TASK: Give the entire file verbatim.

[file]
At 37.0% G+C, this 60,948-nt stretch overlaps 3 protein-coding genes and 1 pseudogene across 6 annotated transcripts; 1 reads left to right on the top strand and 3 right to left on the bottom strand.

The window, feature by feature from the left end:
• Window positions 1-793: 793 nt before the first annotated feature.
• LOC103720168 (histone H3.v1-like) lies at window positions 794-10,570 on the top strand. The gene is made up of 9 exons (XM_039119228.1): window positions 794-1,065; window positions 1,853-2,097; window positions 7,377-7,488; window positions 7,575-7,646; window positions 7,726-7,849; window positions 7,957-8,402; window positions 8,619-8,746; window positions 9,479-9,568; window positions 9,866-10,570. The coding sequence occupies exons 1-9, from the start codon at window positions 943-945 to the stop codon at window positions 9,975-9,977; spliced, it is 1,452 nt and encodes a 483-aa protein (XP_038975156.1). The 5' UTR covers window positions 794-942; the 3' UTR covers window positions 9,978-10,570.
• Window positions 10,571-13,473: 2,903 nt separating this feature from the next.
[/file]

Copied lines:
At 37.0% G+C, this 60,948-nt stretch overlaps 3 protein-coding genes and 1 pseudogene across 6 annotated transcripts; 1 reads left to right on the top strand and 3 right to left on the bottom strand.

The window, feature by feature from the left end:
• Window positions 1-793: 793 nt before the first annotated feature.
• LOC103720168 (histone H3.v1-like) lies at window positions 794-10,570 on the top strand. The gene is made up of 9 exons (XM_039119228.1): window positions 794-1,065; window positions 1,853-2,097; window positions 7,377-7,488; window positions 7,575-7,646; window positions 7,726-7,849; window positions 7,957-8,402; window positions 8,619-8,746; window positions 9,479-9,568; window positions 9,866-10,570. The coding sequence occupies exons 1-9, from the start codon at window positions 943-945 to the stop codon at window positions 9,975-9,977; spliced, it is 1,452 nt and encodes a 483-aa protein (XP_038975156.1). The 5' UTR covers window positions 794-942; the 3' UTR covers window positions 9,978-10,570.
• Window positions 10,571-13,473: 2,903 nt separating this feature from the next.